No Evidence, Forced “Confessions” Extracted Under Torture
“What do they want from the conservationists?” tweeted Sam Rajabi’s sister, Katayoun on February 2. “We have received news that Niloufar Bayani raised objections in court and said, ‘If you were threatened with a syringe shot, you would confess, too!’ Why are we silent? Let’s help them.”
In May 2018, DOE head, Vice President Isa Kalantari, referring to the fact that the Intelligence Ministry had found no evidence the detained conservationists had engaged in espionage, stated: “The government’s fact-finding committee has concluded that the detained activists should be released because there’s no evidence to prove the accusations leveled against these individuals.”
Their continued detainment has prompted an international outcry. The UN has called the charges against the conservationists “hard to fathom” and in February 2018 stated, “Nowhere in the world, including Iran, should conservation be equated to spying or regarded as a crime.”
The trial of the eight environmental conservationists, which began on January 30, 2019, is being held at Branch 15 of the Revolutionary Court in Tehran, presided by the notoriously hardline Judge Abolqasem Salavati.
During the proceedings one of the defendants repeatedly asserted her so-called “confessions,” which had become the basis for the trial, were made under physical and mental torture and that she retracted all of them.
The accused have been repeatedly denied due process. Mohammad Hossein Aghasi, the attorney for one of the defendants, for example, stated that he was not allowed to attend his client’s trial.
Hessam Khaleghi, the brother of Amir Hossein Khaleghi, tweeted: “[These conservationists] have spent their lives saving this country’s natural environment. So please don’t keep repeating baseless accusations against them.”
Parliamentarians Question Rouhani on the Conservationists’ Cases
On February 4, Iran’s labor news agency, ILNA, reported that a group of parliamentarians had asked President Rouhani to look into the case and ensure the accused are not being denied their legal rights.
According to ILNA’s Political Correspondent, as Rouhani was about to leave the chamber he was surrounded by a group of lawmakers and they began a conversation. “The lawmakers pointed out the importance of this case in the eyes of the public and the international human rights community and asked the President to ensure these individuals can choose their own lawyers in accordance with the law… and to schedule a time for family visitation.”
Meanwhile Parliament Speaker Ali Larijani has accepted a request to meet the families of the conservationists but no date has yet been set, according to MP Mohammad Reza Tabesh.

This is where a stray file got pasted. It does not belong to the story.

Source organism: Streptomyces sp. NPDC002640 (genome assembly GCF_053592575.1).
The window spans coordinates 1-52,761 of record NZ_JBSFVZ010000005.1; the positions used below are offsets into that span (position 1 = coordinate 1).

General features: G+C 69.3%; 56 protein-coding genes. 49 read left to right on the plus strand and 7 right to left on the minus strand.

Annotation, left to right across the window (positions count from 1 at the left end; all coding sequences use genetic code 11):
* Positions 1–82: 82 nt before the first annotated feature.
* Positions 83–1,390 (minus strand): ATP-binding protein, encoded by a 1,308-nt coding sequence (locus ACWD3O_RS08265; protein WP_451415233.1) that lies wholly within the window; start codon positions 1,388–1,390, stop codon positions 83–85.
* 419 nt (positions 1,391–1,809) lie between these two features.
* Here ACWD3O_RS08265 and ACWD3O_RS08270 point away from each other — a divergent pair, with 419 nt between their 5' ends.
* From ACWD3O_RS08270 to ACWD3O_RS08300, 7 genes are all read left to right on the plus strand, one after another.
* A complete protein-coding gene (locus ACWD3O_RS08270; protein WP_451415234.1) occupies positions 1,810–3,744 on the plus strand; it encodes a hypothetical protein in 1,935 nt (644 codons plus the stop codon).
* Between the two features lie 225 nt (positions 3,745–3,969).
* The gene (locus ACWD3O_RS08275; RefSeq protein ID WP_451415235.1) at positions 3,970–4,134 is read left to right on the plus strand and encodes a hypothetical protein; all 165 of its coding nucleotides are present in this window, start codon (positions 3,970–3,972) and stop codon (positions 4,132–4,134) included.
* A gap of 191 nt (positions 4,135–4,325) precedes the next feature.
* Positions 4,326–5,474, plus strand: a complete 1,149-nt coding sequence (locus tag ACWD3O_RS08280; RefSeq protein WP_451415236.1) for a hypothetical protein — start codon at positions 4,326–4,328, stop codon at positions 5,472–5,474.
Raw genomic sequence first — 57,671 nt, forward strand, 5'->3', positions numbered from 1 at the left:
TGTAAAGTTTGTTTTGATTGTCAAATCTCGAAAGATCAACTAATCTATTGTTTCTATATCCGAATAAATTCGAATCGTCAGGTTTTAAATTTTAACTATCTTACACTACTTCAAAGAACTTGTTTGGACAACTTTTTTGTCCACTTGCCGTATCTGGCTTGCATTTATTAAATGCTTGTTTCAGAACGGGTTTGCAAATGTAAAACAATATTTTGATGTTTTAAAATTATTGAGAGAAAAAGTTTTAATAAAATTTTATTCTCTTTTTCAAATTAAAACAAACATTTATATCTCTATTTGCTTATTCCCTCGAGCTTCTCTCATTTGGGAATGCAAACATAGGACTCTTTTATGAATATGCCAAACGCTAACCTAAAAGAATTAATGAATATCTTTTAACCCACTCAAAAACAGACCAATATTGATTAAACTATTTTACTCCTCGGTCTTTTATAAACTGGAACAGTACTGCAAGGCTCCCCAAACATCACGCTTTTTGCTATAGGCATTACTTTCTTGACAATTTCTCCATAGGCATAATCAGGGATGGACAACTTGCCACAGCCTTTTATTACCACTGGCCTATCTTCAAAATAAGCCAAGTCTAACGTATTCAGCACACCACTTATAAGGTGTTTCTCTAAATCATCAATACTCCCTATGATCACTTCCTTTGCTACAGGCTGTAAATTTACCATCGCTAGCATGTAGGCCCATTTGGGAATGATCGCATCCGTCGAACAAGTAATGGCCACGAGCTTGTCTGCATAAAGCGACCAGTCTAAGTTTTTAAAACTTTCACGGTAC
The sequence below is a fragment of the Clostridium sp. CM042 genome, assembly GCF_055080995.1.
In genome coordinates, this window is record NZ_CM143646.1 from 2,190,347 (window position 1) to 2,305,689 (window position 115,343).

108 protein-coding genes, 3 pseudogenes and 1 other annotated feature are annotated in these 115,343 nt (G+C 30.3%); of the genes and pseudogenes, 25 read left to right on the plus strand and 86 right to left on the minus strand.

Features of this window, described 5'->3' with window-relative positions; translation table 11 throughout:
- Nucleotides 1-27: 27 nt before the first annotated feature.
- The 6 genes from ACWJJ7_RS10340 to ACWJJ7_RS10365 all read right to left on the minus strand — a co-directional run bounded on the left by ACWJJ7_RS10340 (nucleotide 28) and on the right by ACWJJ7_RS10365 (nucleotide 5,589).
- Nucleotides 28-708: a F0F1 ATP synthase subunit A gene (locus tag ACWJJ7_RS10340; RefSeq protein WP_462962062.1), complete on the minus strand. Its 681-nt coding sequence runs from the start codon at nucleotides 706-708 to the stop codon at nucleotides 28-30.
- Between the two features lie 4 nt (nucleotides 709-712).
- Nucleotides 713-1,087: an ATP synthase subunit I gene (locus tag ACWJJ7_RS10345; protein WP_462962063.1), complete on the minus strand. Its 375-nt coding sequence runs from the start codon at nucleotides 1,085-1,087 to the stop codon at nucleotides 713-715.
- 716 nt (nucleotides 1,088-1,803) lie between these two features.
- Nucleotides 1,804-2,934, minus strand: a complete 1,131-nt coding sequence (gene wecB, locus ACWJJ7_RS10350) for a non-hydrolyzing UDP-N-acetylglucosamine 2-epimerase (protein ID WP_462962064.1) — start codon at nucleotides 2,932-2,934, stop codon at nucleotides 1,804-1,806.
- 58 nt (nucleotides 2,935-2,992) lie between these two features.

Fars News, a mouthpiece for the Islamic Revolutionary Guard Corps (IRGC) whose intelligence agents arrested the eight conservationists in late January 2018, published a long report on the start of the trial and described the defendants as individuals accused of “spying on Iran’s military installations.”
Iranians React with Outrage on Social Media
Niloufar Bayani’s leaked objections to the indictment, and the use of torture to extract her “confessions,” have been widely discussed by Iranians on social media—especially after the torture allegations revealed by labor activist Esmail Bakhshi and journalist Sepideh Qoliyan during their detentions in January 2019.
Journalist Shabnam Nezami tweeted on February 4: “The Intelligence Ministry, the Department of Environment and the President have said that the conservationists were not spies. Falsely accused, the late Kavous Seyed-Emami [one of the original nine conservationists arrested, who died in detention under highly suspicious circumstances] left this world in a mysterious death. We have to listen to Niloufar Bayani’s cries of innocence and help the eight prisoners before it’s too late.”
The political activist Pooyan Fakhraei commented: “Niloufar Bayani’s statements are shocking.…An all-out effort is needed to stop this nightmare.”
Tara Sepehrifar, researcher at Human Rights Watch, commented: “In 2017 Niloufar Bayani left her job working for the UN’s environmental program and returned to Iran to work on conservation. After a year in temporary detention, they say she stood in front of Judge Salavati and told him about how she was forced to make confessions under torture. Is anyone hearing her?”